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Nitin Gadkari to preside over final blasting of India’s longest tunnel on Monday

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Source: http://www.thehindu.com
Source: http://www.thehindu.com

New Delhi, July 12 (IANS): India’s longest road tunnel — under the Pirpanjal range in Jammu and Kashmir, will on Monday see its final blasting ceremony in the presence of union Minister for Road Transport and Highways Nitin Gadkari, an official statement here said.

The ceremony will take place when engineers of the National Highways Authority of India (NHAI) will blast a hole through the final section of the tunnel between Chenani and Nashri, near Patni Top.

“The road is likely to be opened to traffic in July next year. Work on the tunnel was started on May 23, 2011. The tunnel, connecting Chenani in Udhampur with Nashri in Ramban district, is being completed at a cost of over Rs.2,500 crore” the Road Transport and Highways Ministry said in a statement on Sunday.

The 9.2 km tunnel, a part of the ambitious 286 km four-laning of the Jammu-Srinagar national highway, will not only reduce the distance between the two cities of Jammu and Srinagar by around 30 km, it will also provide an all-weather road between the two capitals of the northern Indian state, the statement said.

After the tunnel road is opened, travelers will no longer suffer traffic snarls on National Highway-1A following rock-falls, landslides, and heavy snowfall, to which this road section is susceptible.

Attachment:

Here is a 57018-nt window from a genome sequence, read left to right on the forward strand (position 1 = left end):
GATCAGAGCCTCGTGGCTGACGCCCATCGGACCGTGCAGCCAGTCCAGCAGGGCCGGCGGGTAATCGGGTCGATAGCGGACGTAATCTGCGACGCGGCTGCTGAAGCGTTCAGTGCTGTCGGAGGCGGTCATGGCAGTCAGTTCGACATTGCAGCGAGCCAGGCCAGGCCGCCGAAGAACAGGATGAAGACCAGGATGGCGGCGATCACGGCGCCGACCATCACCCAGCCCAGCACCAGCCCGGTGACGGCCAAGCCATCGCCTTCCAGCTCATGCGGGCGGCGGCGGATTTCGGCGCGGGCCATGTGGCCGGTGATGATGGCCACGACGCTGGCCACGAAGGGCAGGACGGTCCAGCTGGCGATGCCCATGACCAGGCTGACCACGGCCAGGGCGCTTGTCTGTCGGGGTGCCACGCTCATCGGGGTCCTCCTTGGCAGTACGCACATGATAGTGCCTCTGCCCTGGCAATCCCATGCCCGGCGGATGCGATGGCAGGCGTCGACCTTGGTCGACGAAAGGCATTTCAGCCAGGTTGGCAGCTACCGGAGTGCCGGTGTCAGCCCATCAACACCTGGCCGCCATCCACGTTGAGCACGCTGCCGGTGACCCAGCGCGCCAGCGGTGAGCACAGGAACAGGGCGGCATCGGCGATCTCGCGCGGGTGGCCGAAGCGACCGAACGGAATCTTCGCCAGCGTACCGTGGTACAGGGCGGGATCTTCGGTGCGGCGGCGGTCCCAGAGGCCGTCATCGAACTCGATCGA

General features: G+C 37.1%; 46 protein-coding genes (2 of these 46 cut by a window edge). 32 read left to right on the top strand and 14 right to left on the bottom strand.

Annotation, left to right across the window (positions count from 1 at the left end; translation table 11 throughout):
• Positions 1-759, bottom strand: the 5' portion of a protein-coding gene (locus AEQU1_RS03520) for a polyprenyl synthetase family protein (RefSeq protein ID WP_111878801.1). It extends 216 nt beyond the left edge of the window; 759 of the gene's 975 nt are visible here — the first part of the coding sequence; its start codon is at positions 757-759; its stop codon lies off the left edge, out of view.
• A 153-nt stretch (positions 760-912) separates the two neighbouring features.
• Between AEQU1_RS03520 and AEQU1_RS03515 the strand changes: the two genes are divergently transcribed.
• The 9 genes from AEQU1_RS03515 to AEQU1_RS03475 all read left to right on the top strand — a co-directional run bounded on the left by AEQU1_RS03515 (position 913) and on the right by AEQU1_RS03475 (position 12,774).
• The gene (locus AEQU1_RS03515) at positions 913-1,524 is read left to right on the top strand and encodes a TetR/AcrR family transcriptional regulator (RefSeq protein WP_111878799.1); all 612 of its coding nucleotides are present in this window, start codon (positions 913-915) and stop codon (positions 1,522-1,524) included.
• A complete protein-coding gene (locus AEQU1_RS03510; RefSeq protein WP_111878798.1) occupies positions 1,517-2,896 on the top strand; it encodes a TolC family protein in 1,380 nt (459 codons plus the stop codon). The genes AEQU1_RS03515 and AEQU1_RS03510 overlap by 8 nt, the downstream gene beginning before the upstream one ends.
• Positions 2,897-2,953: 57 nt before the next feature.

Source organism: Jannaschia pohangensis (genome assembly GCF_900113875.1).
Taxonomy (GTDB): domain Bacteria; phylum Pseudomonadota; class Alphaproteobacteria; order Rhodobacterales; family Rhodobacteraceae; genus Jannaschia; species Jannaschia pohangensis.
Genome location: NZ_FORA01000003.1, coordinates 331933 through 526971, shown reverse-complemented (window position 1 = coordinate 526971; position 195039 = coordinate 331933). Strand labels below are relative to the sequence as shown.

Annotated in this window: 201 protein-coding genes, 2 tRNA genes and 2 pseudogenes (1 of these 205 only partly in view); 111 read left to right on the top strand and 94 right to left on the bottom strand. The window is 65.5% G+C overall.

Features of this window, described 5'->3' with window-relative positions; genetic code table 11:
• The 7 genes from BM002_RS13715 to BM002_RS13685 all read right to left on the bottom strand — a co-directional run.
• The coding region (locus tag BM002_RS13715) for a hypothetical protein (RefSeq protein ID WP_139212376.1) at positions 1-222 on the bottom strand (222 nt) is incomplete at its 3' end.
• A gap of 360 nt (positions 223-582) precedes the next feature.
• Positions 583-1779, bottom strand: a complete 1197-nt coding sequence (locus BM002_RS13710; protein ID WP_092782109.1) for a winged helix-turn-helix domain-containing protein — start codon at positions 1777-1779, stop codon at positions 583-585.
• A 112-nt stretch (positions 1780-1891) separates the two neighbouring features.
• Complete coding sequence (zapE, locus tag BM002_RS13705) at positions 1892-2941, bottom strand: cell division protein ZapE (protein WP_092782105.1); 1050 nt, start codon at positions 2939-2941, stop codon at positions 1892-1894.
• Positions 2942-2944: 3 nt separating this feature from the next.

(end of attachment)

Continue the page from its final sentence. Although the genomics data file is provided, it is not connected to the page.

“The state-of-the-art tunnel is simultaneously being built from the two ends and the NHAI teams will meet at the centre by drilling a hole through the final section,” it added.

The NHAI is also constructing a parallel escape tunnel along with the main tunnel for evacuation of commuters in any eventuality.

“The two tubes of the tunnel will be internally connected through 29 “cross-passages”, each after a gap of 300 meters, and the escape tunnel will exclusively be used for pedestrians. There is a provision for ventilation keeping in view the length of the tunnel,” the statement said.

The project will also have parking bays at specific distances to enable towing away or shifting of vehicles in the case of vehicular breakdown.

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Diesel Exhaust Converted Into Ink by Indian Innovators To Battle Air Pollution

Supervised by young engineers, workers at the start-up company Chakr Innovation in New Delhi cut and weld sheets of metal to make devices that will capture black plumes of smoke from diesel generators and convert it into ink.

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representational image. VOA

Supervised by young engineers, workers at the start-up company Chakr Innovation in New Delhi cut and weld sheets of metal to make devices that will capture black plumes of smoke from diesel generators and convert it into ink.

In a cabin, young engineers pore over drawings and hunch over computers as they explore more applications of the technology that they hope will aid progress in cleaning up the Indian capital’s toxic air – among the world’s dirtiest.

While the millions of cars that ply Delhi’s streets are usually blamed for the city’s deadly air pollution, another big culprit is the massive diesel generators used by industries and buildings to light up homes and offices during outages when power from the grid switches off – a frequent occurrence in summer. Installed in backyards and basements, they stay away from the public eye.